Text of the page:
Not long ago the comedian known as Sinbad (a.k.a David Adkins) filed for bankruptcy. ABC News reports that Sinbad failed to pay state and federal taxes in the past and, as a result, was forced to seek bankruptcy protection. This will be Sinbad's second bankruptcy filing, the first one occurring in 2009. Sinbad claims that he owes $11 million, including $8.3 million to the IRS for taxes due over an eight year period. That total only accounts for taxes from 1998-2006, and the total could actually rise considering Sinbad failed to pay state or federal taxes since 2009.
In assets Sinbad lists four cars, home office equipment, and several copies of his published book. Of money owed, he stated that he owes money to everyone "from the IRS to the CA Franchise Tax Board to American Express."
The well-known comedian's struggle with back-taxes is not unique. Many individuals are ultimately forced to seek bankruptcy as a result of money owed to local, state, and federal governments.
How Taxes and Bankruptcy Work
Bankruptcy attorneys are knowledgeable in determining how a bankruptcy may assist a person with income tax issues, though tailored tax advice is often necessary. To begin, one must look at what taxes, penalties, and interest a particular person owes and for which years they owe them. Next, one must consider whether the individual filed their tax returns timely, and whether that individual had been audited or been subject to additional assessment of taxes. The next step is determining whether there has been a tax lien filed, whether accounts have been levied, and if there had been any collection actions.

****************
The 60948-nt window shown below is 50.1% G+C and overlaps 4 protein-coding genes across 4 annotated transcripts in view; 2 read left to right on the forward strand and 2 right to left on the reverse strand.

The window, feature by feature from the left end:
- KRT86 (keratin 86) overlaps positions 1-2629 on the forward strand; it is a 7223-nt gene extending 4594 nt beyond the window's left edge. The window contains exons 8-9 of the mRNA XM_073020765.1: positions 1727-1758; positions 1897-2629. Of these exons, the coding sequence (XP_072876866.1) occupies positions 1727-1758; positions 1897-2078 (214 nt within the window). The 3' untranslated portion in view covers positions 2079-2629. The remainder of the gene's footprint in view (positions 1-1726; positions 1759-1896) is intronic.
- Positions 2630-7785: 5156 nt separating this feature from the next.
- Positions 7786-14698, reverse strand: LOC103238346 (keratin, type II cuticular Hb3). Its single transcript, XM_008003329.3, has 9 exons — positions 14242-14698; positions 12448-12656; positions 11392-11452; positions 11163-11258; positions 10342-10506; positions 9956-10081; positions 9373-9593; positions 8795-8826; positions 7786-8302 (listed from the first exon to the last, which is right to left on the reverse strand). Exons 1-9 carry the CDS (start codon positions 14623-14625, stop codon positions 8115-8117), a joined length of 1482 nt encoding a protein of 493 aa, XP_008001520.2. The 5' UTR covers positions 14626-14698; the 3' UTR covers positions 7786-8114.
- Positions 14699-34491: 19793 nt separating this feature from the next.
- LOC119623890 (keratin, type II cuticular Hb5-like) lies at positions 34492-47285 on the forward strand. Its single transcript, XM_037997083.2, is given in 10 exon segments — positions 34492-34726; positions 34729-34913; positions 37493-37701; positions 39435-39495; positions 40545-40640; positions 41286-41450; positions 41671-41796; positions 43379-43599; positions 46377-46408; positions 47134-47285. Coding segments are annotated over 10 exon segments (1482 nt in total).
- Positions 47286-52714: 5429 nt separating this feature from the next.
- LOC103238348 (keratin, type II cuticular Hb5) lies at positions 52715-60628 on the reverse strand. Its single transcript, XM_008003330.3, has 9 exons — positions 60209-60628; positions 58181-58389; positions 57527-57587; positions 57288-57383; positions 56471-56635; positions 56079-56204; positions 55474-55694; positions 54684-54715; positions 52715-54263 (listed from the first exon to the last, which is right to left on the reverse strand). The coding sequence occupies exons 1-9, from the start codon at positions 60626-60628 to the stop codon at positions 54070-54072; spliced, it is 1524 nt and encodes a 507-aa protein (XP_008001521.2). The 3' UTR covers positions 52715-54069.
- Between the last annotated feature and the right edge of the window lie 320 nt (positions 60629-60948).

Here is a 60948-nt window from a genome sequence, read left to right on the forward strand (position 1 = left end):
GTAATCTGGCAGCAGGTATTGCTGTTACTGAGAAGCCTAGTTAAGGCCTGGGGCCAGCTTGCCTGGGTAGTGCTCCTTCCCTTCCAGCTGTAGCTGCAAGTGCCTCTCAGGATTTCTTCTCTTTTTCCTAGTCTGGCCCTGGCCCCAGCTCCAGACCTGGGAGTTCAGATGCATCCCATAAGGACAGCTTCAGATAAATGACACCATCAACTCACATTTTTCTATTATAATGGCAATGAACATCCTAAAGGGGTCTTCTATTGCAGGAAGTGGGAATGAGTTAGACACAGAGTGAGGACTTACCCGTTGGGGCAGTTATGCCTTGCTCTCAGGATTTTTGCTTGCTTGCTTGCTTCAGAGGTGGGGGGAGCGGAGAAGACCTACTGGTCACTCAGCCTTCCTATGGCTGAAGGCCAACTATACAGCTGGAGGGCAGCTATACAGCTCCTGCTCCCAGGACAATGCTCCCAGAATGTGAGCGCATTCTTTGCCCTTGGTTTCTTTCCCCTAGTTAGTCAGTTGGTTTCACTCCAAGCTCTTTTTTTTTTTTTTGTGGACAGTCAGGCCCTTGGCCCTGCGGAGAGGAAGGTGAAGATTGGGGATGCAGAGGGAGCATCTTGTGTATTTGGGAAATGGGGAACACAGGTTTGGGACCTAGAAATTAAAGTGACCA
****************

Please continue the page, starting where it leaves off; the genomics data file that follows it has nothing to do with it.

After reviewing that information an attorney will look to see whether any actions were taken in the past to settle, challenge or pay the taxes (such as an offer in compromise, previous bankruptcy etc.) Learning this information helps the attorney give you advice tailored directly to your situation, including whether the income taxes can be discharged in bankruptcy.
Typically taxes can be discharged in a Chapter 7 bankruptcy filing if the following conditions are met.
- Taxes are for a year where the return was due at least three years prior to the date of filing for bankruptcy
- The taxpayer filed the return at least two years prior to the date of filing for bankruptcy
- The taxes have been assessed by the IRS for at least 240 days prior to the filing of the bankruptcy case
If the IRS has filed a proper tax lien, the taxes for any year covered by the lien are considered secured debts. In a Chapter 7 bankruptcy filing, personal liability for taxes can still be discharged. However the lien will continue to attach to any property and such the lien would survive the bankruptcy ensuring that the IRS could later collect from any property that existed at the time of the bankruptcy filing.
Chapter 13 bankruptcies and taxes differ from that of Chapter 7 cases because any taxes that are non-dischargeable in Chapter 7 must be paid as part of the Chapter 13 plan. But only the tax amount itself and interest must be paid; any penalties will not be required to be paid.
Because tax issues as well as bankruptcy can be quite confusing, speaking with a bankruptcy lawyer is critical and may alleviate some of that stress.
Steve Williams is a legal blog writer for Hoffman, Larin and Agnetti PA, South Florida’s premier bankruptcy attorneys. At Hoffman, Larin and Agnetti PA we offer personal attention and make sure that you understand the precise nature of your case and the legal principles involved. If you are looking for a bankruptcy attorney in Key West, look no further than Hoffman, Larin and Agnetti PA.
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